Surrey First has announced the details of its arts and culture platform, and it includes building a “world class” performing arts centre, developing a “contemporary art gallery in South Surrey and new spaces for artists in community centres.
The slate, led by mayoral candidate and incumbent Councillor Tom Gill, promises to create an endowment fund to “kick-start plans for a world class performing arts centre,” double arts and culture grants, and use the “maker space” planned for the new Clayton Community Centre as a model for more artist work spaces across the city.
A release notes “the 1,200-seat performing arts centre would include a smaller 200-seat theatre and rehearsal space, expanded lobby for receptions, meeting space for conferences and a privately-run signature restaurant. The preliminary 240,000-square-foot concept is estimated at $245 million.”
Gill said he would commit $1 million annually over the next five years to an arts and culture endowment fund as a way of launching plans for the performing arts centre, including developing a detailed financial and fundraising case that would include other levels of government and “local philanthropists with a passion for the arts.”
He said it would take four years to put a business case together, find partners and secure funding “but I believe we can have our performing arts centre open within 10 years. But, the time to start is now.”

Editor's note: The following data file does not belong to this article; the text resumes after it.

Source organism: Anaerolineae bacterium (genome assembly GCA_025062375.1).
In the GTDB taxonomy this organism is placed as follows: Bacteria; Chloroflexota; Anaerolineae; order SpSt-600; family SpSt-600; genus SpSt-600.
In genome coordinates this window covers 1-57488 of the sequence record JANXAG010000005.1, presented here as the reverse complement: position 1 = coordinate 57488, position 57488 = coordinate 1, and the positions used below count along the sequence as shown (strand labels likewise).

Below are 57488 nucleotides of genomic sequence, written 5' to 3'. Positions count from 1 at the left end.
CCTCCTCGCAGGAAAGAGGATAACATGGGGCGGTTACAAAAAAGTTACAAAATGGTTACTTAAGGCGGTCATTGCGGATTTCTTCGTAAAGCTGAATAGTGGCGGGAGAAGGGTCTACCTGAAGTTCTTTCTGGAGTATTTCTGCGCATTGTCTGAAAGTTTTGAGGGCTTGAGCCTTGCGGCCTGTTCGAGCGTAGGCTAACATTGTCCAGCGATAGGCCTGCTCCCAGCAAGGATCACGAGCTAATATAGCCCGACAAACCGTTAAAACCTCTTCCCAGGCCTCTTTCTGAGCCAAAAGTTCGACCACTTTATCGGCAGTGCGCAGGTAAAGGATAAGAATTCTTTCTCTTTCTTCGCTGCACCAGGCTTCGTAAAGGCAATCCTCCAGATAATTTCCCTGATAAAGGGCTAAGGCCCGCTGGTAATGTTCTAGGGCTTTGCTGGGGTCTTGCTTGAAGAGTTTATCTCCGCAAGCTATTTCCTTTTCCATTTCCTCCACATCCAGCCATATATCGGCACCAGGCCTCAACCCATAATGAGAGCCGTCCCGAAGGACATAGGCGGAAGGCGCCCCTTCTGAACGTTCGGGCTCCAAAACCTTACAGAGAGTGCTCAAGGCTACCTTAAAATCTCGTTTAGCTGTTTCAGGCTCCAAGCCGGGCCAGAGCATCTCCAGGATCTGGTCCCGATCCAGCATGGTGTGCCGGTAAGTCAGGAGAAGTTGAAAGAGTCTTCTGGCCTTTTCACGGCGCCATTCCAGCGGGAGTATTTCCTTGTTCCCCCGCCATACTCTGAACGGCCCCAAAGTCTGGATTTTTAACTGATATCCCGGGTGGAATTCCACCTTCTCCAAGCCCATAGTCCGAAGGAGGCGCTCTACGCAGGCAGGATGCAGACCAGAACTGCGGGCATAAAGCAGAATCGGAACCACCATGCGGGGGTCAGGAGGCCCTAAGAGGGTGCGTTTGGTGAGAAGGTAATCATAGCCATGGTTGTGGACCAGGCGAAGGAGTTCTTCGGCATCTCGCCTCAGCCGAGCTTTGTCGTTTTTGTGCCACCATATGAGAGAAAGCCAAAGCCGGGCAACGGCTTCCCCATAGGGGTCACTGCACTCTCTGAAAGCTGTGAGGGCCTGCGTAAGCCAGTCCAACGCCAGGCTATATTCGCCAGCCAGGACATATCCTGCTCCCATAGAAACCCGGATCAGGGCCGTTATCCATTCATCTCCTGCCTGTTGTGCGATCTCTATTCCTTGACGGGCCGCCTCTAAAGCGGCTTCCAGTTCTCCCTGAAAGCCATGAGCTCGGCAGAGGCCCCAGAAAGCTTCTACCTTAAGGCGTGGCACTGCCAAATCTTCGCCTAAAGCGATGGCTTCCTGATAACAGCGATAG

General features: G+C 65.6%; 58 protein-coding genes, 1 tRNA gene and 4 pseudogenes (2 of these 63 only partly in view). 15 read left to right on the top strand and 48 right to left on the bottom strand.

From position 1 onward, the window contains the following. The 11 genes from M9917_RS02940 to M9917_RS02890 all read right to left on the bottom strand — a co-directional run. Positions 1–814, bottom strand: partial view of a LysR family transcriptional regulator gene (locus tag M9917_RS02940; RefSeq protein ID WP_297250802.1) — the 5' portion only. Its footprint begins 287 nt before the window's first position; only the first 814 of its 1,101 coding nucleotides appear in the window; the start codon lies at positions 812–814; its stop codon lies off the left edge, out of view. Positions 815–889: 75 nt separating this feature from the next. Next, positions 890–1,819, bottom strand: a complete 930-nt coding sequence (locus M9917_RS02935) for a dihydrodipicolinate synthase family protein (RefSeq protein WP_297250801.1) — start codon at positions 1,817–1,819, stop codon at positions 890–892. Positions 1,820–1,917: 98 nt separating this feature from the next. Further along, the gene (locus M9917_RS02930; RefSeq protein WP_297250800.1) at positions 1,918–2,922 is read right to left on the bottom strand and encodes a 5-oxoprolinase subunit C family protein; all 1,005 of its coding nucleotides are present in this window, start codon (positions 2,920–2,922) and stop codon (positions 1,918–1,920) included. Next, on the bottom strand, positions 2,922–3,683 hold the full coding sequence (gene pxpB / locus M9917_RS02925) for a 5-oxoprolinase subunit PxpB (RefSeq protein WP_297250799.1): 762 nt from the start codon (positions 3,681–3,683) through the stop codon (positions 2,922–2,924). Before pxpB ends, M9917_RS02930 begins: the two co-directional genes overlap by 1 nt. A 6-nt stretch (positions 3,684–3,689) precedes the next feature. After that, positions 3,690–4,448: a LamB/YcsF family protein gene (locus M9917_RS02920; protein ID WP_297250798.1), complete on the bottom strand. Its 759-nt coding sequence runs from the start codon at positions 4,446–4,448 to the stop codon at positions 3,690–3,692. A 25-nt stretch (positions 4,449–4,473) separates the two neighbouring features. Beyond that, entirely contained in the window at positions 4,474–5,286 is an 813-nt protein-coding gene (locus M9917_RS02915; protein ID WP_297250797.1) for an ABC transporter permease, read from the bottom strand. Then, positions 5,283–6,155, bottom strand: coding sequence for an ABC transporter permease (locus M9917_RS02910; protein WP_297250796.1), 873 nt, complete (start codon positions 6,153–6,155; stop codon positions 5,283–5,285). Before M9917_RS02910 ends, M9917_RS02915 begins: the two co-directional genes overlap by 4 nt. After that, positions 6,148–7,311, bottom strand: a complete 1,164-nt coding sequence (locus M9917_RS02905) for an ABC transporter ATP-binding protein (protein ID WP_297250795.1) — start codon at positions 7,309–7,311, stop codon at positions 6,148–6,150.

Gill said the arts centre would be a “catalyst for a vibrant entertainment district in and around city centre and a major attraction for those of us in Surrey as well as visitors from across the region.”
“Great cities, the ones we all admire, have a strong and vibrant creative side and Surrey is no different,” Gill said in a release. “We have a very creative arts and cultural community in Surrey. We want to encourage that talent and see it flourish right across our city. For instance, the performing arts centre will be a creative hub for Surrey, a destination for our region and an anchor for a vibrant new entertainment district.”
Meantime, incumbent Councillor Vera LeFranc said Surrey First would double arts and culture grants from $500,000 to $1 million annually over the next five years.
“Creativity helps define a city and the creative economy is a growing part of our community,” said LeFranc. “Expanding arts and culture programs is also a wonderful way to engage our children and teens. It fits perfectly with our anti-gang plans and like free access to our pools, rinks and gyms, our arts and culture programs are a really positive way to reach out and protect our kids.”
Gill said the contemporary art gallery in South Surrey represents much-needed gallery space for Surrey artists.
“Art is meant to be seen,” explained Gill. “The new gallery in South Surrey is an important part of our art and culture platform because it goes a long way to giving Surrey’s artists the space they need to showcase their talent. At the same time, the addition of ‘maker space’ at the Clayton Community Centre will promote collaboration between artists and is a terrific model for more working spaces at other centres around the city. When you knit all of these creative pieces together it represents a long-term commitment that will encourage the tremendous talent that calls Surrey home.”